Supreme Court protester gets time served

The man who interrupted Supreme Court proceedings earlier this year pleaded guilty and was sentenced to time already served. 

Noah Kai Newkirk, who in February staged a rare protest in the Supreme Court that was caught on video, has also been barred from the court grounds for a year, according to the Associated Press

"Price was well worth it," he tweeted Tuesday, noting the arrest elevated the issue of campaign finance. 

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He told the newswire outside the court hearing there is a possibility there could be other protests inside the court even though his lawyer told the judge he had no intention of going back. 

An activist group he helps lead, 99 Rise, tweeted the news of the sentence with what appeared to be a challenge to followers: "your turn," which included the hashtag #win. His protest in February received increased media attention because his group captured it on video. Recording and electronic devices are not allowed in the courtroom.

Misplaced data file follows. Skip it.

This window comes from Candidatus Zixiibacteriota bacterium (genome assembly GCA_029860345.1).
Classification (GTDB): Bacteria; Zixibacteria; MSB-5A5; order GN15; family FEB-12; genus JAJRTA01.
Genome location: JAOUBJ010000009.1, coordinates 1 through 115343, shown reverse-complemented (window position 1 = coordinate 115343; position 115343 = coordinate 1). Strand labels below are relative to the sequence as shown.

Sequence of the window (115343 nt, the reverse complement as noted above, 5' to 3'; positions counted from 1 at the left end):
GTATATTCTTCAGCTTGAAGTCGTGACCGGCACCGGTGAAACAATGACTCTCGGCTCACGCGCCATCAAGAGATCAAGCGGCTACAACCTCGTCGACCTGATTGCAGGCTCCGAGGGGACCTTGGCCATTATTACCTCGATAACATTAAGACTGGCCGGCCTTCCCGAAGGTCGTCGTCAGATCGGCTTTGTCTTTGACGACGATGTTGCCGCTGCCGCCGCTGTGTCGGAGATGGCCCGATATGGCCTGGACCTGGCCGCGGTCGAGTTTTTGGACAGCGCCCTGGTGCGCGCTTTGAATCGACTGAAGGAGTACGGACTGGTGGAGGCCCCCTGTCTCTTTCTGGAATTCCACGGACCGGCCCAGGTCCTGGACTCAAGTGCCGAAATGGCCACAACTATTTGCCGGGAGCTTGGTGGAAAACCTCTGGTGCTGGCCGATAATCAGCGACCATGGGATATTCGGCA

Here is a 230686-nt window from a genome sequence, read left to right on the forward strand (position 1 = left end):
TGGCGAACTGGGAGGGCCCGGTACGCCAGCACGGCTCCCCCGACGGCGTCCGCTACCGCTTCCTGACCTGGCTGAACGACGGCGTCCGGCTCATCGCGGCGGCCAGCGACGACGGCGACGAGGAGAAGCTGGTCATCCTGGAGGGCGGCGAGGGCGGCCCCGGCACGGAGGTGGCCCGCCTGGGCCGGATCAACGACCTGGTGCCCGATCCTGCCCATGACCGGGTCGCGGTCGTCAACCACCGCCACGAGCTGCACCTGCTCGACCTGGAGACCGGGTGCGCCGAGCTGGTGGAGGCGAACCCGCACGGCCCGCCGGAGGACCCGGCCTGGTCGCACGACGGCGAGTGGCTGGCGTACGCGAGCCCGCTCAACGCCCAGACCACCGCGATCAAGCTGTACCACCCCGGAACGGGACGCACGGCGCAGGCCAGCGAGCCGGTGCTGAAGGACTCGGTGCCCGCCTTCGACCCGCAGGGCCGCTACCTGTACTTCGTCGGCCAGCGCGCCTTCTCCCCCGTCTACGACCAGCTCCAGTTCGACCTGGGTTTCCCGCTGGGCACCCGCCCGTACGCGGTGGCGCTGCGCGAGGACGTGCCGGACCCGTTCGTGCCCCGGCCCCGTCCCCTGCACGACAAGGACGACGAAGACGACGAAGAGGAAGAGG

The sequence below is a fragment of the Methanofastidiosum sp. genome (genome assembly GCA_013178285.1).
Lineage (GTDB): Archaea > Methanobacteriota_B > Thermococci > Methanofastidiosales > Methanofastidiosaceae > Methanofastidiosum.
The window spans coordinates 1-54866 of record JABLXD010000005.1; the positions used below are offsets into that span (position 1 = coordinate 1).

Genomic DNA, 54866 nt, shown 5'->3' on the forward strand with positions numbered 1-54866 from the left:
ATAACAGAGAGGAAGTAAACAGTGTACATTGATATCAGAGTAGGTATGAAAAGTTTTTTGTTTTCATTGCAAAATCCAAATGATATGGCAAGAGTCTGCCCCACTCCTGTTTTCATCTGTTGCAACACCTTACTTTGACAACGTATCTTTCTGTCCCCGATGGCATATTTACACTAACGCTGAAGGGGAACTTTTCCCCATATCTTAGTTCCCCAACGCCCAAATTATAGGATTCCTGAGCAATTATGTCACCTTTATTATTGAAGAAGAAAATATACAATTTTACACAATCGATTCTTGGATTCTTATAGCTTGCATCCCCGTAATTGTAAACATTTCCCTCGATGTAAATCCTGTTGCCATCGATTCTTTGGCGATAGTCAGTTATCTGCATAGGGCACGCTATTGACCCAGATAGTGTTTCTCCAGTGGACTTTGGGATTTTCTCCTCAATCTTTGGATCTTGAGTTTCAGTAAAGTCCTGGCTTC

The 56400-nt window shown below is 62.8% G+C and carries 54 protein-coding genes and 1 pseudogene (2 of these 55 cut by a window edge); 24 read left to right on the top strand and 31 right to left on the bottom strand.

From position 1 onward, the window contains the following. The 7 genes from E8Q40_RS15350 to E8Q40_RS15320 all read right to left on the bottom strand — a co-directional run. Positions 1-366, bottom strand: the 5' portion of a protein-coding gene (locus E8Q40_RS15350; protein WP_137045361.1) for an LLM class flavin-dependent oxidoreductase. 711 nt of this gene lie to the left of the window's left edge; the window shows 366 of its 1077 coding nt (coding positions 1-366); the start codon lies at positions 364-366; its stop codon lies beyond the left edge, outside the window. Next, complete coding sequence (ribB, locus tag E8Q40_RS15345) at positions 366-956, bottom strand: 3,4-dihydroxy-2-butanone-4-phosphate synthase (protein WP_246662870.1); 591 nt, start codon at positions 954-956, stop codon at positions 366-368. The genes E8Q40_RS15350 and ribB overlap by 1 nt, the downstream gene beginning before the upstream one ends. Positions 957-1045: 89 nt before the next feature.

Newkirk was seen in the video standing up and calling on the court to overturn the 2010 Citizens United ruling that opened the door to corporate political donations and led to the creation of super-PACs.  

Another section of the video also showed the oral arguments from 2013 dealing with a campaign finance case known as McCutcheon vs. Federal Election Commission, which asked whether the cap on the total amount of money a person can donate to candidates and party committees during an election cycle is constitutional. 

The court on April 2 struck down the cap on aggregate donations.

"A part of it is that it is awesome and historic to get video for the first time of a protest in the Supreme Court, which is extremely rare in and of itself,” he told The Hill earlier this year. “But we feel like what is really important and historic, and what needs to be focused on, is these outrageous decision that the Supreme Court has made.”